People have seen you over and over. We know who, and what, you are….So who are trying to fool???

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tomstickler July 1, 2013 at 4:38 pm

The fact that healthy young people in California were able to obtain health insurance cheaply before ACA is merely an artifact of the faulty health insurance business prior to ACA.

Insurers were happy to offer cheap policies, confident that they would have to pay out few claims on such a healthy demographic.

True insurance puts everyone in the same risk pool and charges premiums based on the projected claims of the entire pool. That means that you will pay more into the system than you get out while you are young and healthy, and will probably get more out than you pay in when you are old and feeble.

The advantages are that everyone participates, and no one can be denied coverage due to preexisting conditions. Since there are more participants in the risk pool, average premiums should be less over a lifetime than they would have been without ACA.

As with any insurance program, some will never get out of it what they put into it, but then few complain about all the home fire, flood and wind insurance premiums they paid without ever making a claim, right?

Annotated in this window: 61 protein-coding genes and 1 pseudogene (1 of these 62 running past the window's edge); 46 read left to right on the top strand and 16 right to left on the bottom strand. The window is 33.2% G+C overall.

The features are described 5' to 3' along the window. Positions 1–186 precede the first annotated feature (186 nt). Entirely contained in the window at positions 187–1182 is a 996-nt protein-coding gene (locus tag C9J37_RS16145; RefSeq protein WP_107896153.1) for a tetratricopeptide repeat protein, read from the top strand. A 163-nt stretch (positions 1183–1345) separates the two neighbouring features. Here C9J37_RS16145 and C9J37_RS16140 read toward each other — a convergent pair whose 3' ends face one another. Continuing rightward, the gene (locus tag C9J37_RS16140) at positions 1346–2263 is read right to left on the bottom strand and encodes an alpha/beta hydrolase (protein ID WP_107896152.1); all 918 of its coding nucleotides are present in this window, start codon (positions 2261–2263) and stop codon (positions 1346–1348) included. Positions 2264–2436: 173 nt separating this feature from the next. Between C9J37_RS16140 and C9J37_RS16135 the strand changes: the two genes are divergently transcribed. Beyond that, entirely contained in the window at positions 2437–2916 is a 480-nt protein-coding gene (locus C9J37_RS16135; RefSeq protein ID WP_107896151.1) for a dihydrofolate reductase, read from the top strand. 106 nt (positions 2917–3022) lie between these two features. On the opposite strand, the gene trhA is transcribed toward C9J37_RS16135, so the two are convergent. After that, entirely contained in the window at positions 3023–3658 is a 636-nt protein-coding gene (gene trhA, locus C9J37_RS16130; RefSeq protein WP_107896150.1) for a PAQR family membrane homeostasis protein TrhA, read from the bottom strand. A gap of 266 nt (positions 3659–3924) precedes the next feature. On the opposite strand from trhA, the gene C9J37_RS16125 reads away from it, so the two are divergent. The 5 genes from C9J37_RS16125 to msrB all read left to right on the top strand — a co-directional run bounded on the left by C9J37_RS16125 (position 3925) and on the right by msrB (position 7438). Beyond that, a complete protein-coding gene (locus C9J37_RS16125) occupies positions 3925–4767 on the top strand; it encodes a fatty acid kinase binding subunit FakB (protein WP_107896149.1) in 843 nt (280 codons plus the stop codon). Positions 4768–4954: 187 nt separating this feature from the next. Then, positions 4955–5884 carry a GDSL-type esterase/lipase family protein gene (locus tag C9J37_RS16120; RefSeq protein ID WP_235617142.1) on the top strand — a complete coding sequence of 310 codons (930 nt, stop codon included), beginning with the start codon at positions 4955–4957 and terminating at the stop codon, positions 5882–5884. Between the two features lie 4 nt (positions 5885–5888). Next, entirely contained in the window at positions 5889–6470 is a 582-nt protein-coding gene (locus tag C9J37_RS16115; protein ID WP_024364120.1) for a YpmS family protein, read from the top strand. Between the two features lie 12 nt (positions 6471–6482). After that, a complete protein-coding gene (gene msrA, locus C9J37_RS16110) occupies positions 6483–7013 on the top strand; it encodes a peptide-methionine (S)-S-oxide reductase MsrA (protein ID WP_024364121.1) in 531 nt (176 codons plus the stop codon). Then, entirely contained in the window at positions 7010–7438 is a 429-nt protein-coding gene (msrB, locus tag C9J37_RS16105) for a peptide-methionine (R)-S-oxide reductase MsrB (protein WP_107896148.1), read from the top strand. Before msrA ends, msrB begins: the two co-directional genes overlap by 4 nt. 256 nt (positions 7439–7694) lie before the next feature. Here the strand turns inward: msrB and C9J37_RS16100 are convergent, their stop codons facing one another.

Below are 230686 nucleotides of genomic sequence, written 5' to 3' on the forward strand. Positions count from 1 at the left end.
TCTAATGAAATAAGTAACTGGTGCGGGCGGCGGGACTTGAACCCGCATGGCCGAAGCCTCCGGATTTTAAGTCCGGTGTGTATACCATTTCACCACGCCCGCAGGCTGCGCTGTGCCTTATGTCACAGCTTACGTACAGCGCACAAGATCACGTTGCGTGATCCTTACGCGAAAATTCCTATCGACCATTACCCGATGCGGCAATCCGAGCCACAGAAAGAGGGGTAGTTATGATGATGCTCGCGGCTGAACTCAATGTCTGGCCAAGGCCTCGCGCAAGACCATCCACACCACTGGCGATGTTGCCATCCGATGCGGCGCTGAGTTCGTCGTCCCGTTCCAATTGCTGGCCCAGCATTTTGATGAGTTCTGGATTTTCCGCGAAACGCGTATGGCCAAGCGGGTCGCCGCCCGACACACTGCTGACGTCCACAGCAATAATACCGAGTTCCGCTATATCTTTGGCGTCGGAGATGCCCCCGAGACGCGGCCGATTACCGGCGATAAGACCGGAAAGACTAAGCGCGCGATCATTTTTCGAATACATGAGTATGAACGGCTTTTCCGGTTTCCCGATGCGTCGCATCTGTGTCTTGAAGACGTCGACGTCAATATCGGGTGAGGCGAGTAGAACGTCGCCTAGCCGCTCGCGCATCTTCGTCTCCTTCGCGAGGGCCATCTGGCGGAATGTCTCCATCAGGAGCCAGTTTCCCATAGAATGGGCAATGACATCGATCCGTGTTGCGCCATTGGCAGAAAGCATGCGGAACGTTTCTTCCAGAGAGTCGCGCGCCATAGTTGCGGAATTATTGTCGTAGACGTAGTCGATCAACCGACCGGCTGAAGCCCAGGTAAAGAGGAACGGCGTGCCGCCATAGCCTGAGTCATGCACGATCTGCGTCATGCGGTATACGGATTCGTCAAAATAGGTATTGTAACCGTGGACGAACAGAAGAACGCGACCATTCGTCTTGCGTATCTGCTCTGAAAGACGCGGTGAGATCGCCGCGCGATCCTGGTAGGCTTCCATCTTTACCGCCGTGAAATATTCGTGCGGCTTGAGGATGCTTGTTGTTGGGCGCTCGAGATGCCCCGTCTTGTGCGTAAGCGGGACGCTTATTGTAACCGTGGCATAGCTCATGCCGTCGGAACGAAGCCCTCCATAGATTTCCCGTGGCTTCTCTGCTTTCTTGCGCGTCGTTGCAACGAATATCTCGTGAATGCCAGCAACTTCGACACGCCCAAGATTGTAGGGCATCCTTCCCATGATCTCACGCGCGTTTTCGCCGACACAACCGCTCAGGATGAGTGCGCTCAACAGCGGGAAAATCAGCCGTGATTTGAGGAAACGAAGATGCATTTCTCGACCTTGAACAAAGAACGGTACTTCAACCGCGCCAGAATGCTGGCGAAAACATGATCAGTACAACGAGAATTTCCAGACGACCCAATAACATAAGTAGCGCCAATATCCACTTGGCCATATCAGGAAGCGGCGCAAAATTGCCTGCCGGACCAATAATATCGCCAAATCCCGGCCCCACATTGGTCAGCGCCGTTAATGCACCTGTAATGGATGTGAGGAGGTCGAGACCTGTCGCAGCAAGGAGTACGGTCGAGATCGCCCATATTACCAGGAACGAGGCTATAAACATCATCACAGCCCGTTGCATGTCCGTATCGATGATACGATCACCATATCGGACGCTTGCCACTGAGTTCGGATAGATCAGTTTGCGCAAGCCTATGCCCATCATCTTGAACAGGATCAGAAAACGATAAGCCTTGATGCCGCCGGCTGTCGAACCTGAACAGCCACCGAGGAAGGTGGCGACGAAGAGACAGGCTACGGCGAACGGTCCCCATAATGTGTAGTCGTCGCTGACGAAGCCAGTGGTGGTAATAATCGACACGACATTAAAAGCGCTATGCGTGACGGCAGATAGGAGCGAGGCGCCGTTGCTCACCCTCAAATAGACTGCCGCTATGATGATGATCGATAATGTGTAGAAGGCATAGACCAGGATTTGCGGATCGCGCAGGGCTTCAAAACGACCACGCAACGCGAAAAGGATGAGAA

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Born in the USA July 2, 2013 at 7:31 am

We cannot afford to add the family to the health care program at my employer because of the cost. We went with a high-deductible HSA for the wife and kids, but that is going up 200% in our state (still in the South but not in South Carolina). So, because of this governmental influence that was going to “help” Americans, we are, in fact, in worse shape due to this legislation.

As we celebrate our nation’s independence this week, let’s focus on independence. We should all resolve to be less dependent on government rather than the current trajectory of our nation which is more dependent on government.

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Born in the USA July 2, 2013 at 7:31 am

We cannot afford to add the family to the health care program at my employer because of the cost. We went with a high-deductible HSA for the wife and kids, but that is going up 200% in our state (still in the South but not in South Carolina). So, because of this governmental influence that was going to “help” Americans, we are, in fact, in worse shape due to this legislation.

As we celebrate our nation’s independence this week, let’s focus on independence. We should all resolve to be less dependent on government rather than the current trajectory of our nation which is more dependent on government.

Reply